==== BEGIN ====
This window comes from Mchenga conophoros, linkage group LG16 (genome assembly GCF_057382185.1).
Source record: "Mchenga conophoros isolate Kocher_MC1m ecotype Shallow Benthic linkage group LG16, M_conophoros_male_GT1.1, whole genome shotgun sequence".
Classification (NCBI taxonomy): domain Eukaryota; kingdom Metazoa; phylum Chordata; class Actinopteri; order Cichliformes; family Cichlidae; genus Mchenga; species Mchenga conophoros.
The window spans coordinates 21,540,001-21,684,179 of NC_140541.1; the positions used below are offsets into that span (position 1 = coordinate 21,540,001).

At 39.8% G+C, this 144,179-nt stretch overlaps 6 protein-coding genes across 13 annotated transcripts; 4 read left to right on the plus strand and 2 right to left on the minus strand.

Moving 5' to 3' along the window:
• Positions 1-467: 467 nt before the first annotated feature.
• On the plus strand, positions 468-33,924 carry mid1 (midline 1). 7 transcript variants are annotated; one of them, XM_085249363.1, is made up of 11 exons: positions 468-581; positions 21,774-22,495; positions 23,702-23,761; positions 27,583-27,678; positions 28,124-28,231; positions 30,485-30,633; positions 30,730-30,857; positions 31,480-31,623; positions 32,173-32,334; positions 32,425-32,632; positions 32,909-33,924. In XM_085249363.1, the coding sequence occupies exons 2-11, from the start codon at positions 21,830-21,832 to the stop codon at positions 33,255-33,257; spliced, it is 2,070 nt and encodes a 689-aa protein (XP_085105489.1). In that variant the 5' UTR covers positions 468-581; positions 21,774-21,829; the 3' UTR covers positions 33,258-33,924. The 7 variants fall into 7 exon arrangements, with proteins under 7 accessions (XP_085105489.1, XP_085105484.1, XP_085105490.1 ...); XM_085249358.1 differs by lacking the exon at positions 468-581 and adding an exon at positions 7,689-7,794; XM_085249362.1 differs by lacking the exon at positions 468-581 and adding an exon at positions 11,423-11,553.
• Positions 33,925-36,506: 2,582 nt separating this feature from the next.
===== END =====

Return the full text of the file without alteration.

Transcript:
This window comes from Mchenga conophoros, linkage group LG16 (genome assembly GCF_057382185.1).
Source record: "Mchenga conophoros isolate Kocher_MC1m ecotype Shallow Benthic linkage group LG16, M_conophoros_male_GT1.1, whole genome shotgun sequence".
Classification (NCBI taxonomy): domain Eukaryota; kingdom Metazoa; phylum Chordata; class Actinopteri; order Cichliformes; family Cichlidae; genus Mchenga; species Mchenga conophoros.
The window spans coordinates 21,540,001-21,684,179 of NC_140541.1; the positions used below are offsets into that span (position 1 = coordinate 21,540,001).

At 39.8% G+C, this 144,179-nt stretch overlaps 6 protein-coding genes across 13 annotated transcripts; 4 read left to right on the plus strand and 2 right to left on the minus strand.

Moving 5' to 3' along the window:
• Positions 1-467: 467 nt before the first annotated feature.
• On the plus strand, positions 468-33,924 carry mid1 (midline 1). 7 transcript variants are annotated; one of them, XM_085249363.1, is made up of 11 exons: positions 468-581; positions 21,774-22,495; positions 23,702-23,761; positions 27,583-27,678; positions 28,124-28,231; positions 30,485-30,633; positions 30,730-30,857; positions 31,480-31,623; positions 32,173-32,334; positions 32,425-32,632; positions 32,909-33,924. In XM_085249363.1, the coding sequence occupies exons 2-11, from the start codon at positions 21,830-21,832 to the stop codon at positions 33,255-33,257; spliced, it is 2,070 nt and encodes a 689-aa protein (XP_085105489.1). In that variant the 5' UTR covers positions 468-581; positions 21,774-21,829; the 3' UTR covers positions 33,258-33,924. The 7 variants fall into 7 exon arrangements, with proteins under 7 accessions (XP_085105489.1, XP_085105484.1, XP_085105490.1 ...); XM_085249358.1 differs by lacking the exon at positions 468-581 and adding an exon at positions 7,689-7,794; XM_085249362.1 differs by lacking the exon at positions 468-581 and adding an exon at positions 11,423-11,553.
• Positions 33,925-36,506: 2,582 nt separating this feature from the next.